It felt as if I had entered a movie scene with City of Stars by Justin Hurwitz playing softly in the background. The sun had already waved goodbye but the sky continued to rejoice in its blazing colours for a while. It was my first evening in Mahabaleshwar in Maharashtra, and I was already cherishing every moment.
After spending months in lockdown, and viewing the same cityscape from my balcony in Navi Mumbai, the trip to the hills felt like a wish fulfilled. Whether it was driving through the lush green forests of Raigad or watching the Sahyadris inching closer with every hour, the road trip to Mahabaleshwar via Lonavala rightly set the 'explorer mood'. I took my favorite companion out – camera.
The last time I had travelled to Mahabaleshwar was when I was a small kid, unaware of the magnificence of mountains. This time I opened my heart to the place and let it surprise me. And surprise me it did. A typical touristy destination that many Mumbaikars usually remove from their list of must-visit places, was winning my heart, especially with its beautiful evenings.
Before I tell you about the evenings, I would like to tell you about a concept that the photographer in me recently got introduced to. It is called the blue hour. It often lasts a few minutes during dawn and dusk, when the colour dark blue permeates the entire sky and allows the city lights to glitter in its mystical backdrop before it completely fades out in the night sky (or in the golden light, depending on the time of the day one is observing it).
Upon reaching the hill station with my family, we left for a quick drive to Sunset Point, hoping to catch a glimpse of the setting sun. However, on our way, we found a board pointing towards a narrow lane with ‘Wilson Point’ written on it. Everyone knows that Mahabaleshwar is recognised for its British influence as much as it is for its strawberries. Almost every tourist point is named after a British officer who either liked hunting in the region or had a tragic experience on one of its cliffs.
With very few cars driving up the lane, we decided to see what this deserted point had to offer. Upon reaching the top, the view opened up to a vast landscape. Only a few tiny house-like structures with network towers and a silhouette of factory chimneys at a distance filled up the scene. But that was not the reason why it did not enjoy throngs of tourist like other points. Rather, it was our timing that was a bit off because Wilson Point (named after Sir Leslie Wilson, who was the Governor of Bombay) is recognised as an ideal spot for cherishing sunrise, and not sunset. Nevertheless, it passes for an awesome place to chase the blue hour, so no regrets.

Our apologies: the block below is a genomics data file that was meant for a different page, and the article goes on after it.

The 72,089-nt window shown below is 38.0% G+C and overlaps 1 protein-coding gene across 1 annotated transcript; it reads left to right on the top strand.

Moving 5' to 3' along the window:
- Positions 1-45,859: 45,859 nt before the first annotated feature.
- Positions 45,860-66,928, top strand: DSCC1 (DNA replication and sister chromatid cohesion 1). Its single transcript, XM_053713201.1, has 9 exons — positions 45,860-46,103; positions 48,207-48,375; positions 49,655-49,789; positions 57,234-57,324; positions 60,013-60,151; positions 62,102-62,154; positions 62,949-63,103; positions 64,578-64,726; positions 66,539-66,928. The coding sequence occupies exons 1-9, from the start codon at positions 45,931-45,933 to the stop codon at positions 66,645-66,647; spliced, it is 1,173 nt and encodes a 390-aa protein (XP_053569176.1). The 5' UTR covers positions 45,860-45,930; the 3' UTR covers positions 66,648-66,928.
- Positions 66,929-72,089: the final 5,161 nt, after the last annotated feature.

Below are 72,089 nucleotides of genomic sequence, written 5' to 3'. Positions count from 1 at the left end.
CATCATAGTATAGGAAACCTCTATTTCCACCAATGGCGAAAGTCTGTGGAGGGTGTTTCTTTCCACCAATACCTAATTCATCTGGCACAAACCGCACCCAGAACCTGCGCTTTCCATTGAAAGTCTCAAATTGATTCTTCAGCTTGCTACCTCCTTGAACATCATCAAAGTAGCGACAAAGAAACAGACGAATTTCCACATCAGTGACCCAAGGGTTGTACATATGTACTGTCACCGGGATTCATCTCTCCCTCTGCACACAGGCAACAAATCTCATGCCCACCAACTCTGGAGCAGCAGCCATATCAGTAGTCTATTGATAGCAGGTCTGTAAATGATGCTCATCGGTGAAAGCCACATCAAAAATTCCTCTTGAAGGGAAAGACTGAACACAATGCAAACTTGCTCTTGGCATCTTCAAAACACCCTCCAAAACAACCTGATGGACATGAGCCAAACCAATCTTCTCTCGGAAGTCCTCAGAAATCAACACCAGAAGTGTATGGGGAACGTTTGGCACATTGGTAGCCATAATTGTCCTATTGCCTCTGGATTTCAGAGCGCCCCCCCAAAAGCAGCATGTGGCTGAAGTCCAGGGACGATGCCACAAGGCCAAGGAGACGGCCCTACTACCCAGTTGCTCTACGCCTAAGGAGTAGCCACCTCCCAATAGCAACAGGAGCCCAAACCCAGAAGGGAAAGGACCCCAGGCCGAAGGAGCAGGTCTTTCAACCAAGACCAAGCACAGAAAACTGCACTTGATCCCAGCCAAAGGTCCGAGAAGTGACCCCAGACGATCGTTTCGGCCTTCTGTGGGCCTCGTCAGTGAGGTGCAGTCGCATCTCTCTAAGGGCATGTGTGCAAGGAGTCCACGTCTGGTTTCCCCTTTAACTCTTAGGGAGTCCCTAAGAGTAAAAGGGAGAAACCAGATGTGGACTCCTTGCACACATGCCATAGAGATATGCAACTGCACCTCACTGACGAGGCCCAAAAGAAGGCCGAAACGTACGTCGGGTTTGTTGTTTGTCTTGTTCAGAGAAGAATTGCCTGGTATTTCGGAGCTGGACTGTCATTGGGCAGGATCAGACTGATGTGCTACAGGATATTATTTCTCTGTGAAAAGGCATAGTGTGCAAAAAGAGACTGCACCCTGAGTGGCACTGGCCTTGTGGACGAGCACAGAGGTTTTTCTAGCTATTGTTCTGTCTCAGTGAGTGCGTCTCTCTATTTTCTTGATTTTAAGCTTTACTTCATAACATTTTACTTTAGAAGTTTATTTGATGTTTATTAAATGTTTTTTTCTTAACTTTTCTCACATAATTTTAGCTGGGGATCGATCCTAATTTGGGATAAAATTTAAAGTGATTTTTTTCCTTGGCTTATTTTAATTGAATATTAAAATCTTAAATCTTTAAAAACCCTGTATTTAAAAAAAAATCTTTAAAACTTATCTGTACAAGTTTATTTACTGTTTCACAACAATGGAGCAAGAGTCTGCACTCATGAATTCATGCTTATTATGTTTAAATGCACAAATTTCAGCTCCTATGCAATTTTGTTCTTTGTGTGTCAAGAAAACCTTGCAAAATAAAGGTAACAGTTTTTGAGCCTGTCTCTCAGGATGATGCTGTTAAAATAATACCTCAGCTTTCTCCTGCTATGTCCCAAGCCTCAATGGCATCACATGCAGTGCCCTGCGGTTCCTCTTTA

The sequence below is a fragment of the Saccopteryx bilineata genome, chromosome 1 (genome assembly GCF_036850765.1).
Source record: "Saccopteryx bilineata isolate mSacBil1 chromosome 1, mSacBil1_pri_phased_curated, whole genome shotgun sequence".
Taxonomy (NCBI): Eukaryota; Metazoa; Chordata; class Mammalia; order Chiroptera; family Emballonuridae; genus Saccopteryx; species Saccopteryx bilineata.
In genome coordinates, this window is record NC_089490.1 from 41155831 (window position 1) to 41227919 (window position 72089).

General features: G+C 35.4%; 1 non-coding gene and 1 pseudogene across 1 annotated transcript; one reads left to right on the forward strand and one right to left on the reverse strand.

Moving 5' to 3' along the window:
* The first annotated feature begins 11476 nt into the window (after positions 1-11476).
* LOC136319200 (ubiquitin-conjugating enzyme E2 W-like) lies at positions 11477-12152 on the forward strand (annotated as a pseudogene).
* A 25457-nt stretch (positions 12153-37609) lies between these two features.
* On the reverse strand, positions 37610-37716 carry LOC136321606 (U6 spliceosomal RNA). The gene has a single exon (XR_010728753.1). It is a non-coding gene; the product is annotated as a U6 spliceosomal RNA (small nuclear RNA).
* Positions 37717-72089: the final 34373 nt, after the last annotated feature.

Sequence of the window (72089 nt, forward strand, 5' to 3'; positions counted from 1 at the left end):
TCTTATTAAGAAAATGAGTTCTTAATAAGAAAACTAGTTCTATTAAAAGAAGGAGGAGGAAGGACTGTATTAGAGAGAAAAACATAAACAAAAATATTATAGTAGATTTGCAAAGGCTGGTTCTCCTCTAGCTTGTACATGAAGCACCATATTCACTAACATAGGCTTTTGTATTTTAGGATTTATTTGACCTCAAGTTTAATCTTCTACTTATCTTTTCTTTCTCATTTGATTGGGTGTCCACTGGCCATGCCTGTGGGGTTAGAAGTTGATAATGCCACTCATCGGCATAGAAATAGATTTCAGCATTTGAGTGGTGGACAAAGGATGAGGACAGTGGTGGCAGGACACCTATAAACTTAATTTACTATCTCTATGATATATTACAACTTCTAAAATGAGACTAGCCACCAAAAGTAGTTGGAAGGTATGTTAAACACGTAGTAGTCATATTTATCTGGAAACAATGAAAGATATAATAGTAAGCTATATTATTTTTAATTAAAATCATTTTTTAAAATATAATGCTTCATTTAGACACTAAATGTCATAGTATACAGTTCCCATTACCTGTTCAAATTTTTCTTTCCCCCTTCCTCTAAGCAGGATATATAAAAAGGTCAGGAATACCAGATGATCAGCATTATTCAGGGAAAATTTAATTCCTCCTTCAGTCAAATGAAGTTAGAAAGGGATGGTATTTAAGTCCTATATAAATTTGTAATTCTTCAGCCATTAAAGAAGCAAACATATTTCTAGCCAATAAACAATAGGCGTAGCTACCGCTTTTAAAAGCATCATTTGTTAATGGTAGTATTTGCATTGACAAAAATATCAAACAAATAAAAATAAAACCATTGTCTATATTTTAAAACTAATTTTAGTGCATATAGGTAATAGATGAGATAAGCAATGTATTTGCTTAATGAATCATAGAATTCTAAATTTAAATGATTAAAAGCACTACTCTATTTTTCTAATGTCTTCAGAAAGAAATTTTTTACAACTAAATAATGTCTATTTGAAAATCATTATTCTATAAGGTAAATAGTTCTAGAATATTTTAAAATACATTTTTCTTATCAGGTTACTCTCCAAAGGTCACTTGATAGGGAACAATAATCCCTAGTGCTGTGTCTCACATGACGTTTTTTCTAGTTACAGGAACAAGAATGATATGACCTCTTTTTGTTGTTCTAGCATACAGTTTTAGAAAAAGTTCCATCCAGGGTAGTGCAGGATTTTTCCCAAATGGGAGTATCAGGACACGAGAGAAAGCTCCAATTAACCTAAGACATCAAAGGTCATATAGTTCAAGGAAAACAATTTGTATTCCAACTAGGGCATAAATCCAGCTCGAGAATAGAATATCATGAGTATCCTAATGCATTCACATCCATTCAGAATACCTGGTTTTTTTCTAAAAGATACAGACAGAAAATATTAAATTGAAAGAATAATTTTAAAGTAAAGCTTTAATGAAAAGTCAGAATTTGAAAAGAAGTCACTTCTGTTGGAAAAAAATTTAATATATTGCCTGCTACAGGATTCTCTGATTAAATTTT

“A perfect minimalistic view," I thought to myself. The next moment I was running to the edge of the highest cliff to capture the minimalistic frame that was unfolding amidst the blue hour. After struggling with a few camera settings, I got photos that marked my first encounter with the mystic blue hour. Best enjoyed during evenings, from above a cliff or at the shore, the hour requires one to be at the right place at the right time.
Coincidently, I happened to find myself in the middle of the scene with a small crowd of people posing for pictures around, a car passing with its headlights on (reminding me of a cinematic film made at some time), a young girl riding on a white horse (magically complementing to the dreamy view), a glowing crescent moon owning a little space of own in the sky and the nestled city beginning to illuminate under the starry sky.
In the next few days of my stay, we visited other cliff points around Mahabaleshwar. From capturing an unreal landscape at Kate’s point to framing the unending Sahyadri ranges at Arthur’s seat, I explored my way through more photogenic spots in the region.
The other two popular points we covered were Tapola and Pratapgadh Fort, both located at a 20 km distance from Mahabaleshwar. While Tapola greeted us with an enthralling boat ride across River Koyna and its backwaters, Pratapgadh, on the other hand, offered us a peek into the local history with a panoramic view of the entire Satara valley.